What is the optimum storage level in a service reservoir? Can a pump station and its service reservoir be used for load balancing and energy storage in conjunction with a smart grid? Yes it can! It will also provide a great example of the integration of electricity and water networks which will deliver exciting prospects for cost and resource saving. A system that can predict local floods could help flood-prone communities prepare for and maybe even prevent catastrophic events, and many more.

One of the most exciting applications driven by IoT will be in field service, which will evolve from reactive to preventative maintenance, based on actual condition of the plant and equipment. A supplier of specialist packaged treatment plant will be able to gain a much better understanding of utilisation of their equipment and offer a lifetime optimisation service, matching capacity to load thereby increasing reliability and availability. The supplier will gain a much better understanding of how the plant is operating, has an on-going customer relationship and a new service revenue stream.

A particularly interesting aspect of IoT is a concept which Aquamatix refers to as ‘Connected Know-how’, which involves replacing the declining expertise available at treatment plants and networks with smart devices. The domain expert’s experience is used to classify and codify a set of operating models for a particular type of asset or process, for example, disinfection.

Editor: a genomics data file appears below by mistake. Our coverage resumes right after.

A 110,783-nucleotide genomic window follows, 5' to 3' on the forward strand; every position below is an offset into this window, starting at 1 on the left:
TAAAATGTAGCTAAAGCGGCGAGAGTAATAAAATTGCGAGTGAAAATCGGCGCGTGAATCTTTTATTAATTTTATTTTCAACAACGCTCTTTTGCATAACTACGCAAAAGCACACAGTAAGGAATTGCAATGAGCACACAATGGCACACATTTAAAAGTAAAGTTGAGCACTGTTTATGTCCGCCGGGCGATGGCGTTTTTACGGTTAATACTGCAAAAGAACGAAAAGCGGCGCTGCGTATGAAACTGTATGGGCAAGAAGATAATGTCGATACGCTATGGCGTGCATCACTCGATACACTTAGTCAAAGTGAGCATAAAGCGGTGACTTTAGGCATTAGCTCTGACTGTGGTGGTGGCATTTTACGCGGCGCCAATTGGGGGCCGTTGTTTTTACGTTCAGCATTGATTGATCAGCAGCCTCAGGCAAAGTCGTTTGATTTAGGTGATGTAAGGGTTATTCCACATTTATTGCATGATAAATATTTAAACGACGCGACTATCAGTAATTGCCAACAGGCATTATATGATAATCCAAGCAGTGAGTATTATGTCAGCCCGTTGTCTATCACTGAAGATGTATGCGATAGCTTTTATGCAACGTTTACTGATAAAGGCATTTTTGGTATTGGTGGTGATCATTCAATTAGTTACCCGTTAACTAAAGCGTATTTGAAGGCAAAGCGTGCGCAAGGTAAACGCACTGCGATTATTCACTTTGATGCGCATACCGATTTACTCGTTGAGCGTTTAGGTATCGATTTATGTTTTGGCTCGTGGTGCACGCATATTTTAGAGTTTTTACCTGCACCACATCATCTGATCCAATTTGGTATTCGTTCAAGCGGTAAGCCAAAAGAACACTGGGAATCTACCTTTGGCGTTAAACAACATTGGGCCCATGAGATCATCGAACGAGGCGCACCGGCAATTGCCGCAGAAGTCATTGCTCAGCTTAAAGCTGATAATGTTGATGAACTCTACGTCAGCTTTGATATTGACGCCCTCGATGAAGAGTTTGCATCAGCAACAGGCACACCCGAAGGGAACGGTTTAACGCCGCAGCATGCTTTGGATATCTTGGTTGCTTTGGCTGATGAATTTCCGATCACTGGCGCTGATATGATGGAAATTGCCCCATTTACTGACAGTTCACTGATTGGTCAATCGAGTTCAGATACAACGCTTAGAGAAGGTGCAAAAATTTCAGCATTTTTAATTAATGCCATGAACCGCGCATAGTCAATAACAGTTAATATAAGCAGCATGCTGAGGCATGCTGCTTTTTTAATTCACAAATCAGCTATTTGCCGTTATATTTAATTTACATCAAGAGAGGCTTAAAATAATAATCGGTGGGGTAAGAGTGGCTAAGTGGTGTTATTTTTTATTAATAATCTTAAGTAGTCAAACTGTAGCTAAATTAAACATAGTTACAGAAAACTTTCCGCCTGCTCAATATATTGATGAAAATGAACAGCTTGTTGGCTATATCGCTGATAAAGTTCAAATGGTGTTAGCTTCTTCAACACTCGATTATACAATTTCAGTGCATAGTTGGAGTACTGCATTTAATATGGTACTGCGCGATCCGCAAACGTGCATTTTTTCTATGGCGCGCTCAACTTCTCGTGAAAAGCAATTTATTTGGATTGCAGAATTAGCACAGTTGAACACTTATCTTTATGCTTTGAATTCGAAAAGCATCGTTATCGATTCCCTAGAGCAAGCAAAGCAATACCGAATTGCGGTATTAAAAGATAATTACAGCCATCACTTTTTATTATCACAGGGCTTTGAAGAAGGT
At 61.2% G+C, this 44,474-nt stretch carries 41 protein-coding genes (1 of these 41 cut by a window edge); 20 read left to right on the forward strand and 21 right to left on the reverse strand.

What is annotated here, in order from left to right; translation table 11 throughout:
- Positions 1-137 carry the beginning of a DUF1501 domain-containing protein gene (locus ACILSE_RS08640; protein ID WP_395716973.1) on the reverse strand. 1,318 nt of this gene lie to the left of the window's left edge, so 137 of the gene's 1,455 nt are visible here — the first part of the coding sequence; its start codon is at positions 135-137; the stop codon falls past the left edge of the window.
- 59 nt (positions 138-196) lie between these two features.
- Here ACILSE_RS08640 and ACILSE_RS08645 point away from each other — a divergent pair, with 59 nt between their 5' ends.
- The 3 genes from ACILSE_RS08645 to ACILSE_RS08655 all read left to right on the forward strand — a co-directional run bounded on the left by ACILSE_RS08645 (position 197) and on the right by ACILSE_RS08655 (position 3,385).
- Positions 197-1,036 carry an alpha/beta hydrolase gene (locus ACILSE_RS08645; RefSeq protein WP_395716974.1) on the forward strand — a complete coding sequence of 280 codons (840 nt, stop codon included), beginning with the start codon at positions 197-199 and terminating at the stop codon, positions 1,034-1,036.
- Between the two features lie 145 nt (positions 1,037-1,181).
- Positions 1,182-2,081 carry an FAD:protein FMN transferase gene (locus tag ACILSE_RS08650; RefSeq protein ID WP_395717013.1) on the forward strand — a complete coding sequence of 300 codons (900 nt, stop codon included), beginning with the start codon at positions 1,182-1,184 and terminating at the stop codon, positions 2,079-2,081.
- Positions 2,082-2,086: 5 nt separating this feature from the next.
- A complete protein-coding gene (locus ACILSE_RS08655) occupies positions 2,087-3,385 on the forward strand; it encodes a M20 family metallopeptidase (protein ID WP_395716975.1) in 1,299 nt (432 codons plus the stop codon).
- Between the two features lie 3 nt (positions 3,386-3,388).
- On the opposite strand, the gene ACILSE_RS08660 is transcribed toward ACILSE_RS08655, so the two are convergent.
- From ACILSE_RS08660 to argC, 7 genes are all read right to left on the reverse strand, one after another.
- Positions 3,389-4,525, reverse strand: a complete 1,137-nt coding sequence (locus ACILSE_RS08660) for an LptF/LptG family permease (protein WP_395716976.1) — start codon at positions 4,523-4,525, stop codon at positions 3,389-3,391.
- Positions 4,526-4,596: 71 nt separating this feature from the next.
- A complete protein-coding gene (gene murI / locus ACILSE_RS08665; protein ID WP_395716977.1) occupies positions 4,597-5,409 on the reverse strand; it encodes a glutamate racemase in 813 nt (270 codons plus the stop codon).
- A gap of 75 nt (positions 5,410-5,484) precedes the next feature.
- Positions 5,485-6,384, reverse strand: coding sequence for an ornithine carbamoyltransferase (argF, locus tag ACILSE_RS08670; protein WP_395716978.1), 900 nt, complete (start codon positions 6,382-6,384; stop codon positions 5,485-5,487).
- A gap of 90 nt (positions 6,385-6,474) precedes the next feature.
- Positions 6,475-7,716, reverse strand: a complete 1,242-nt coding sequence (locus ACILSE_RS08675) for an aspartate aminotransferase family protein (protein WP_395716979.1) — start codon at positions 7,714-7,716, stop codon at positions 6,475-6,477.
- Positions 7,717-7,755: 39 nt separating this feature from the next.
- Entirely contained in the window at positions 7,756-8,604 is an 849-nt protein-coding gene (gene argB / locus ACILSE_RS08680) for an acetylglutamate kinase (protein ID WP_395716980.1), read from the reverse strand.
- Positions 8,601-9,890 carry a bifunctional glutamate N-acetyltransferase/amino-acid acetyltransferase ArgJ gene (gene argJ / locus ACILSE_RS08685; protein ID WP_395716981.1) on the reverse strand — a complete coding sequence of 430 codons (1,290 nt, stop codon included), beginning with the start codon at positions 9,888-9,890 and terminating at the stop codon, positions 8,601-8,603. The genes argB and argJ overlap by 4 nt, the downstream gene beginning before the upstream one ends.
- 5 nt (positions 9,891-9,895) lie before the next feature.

The knowledge is captured and structured using information modelling techniques to create datamodels, which are implemented in the smart edge device. When the process is operating under normal conditions, no intervention is necessary, the intelligent system is in control. However, as soon as the process deviates outside its defined envelope, the expert can be quickly connected to the process, wherever he or she happens to be in the world, to determine corrective action and intervention.

The IoT will deliver practical, real-time asset management, providing the ability to optimise use of abstraction licences, boreholes, pumps, reservoirs, pipe networks, sewers, treatment plant and discharge licences to ensure lowest cost and most effective service to customers. It will allow systems and plant to be run closer to their limits of capacity, condition and energy efficiency. Far too often, the smart water debate focusses on the customer meter, but in a world of IoT, this is only the tip of the iceberg. The real value will come from truly sweating the connected assets within a measured and dynamically managed risk profile.

About the author: Laurie Reynolds is the managing director of AquamatiX, a company specialising in the Internet of Things for the water industry. He is a chartered engineer with over 35 years of experience in control systems and automation in the water industy.

Topic: Data, IT & Communications
Tags: Communications , Data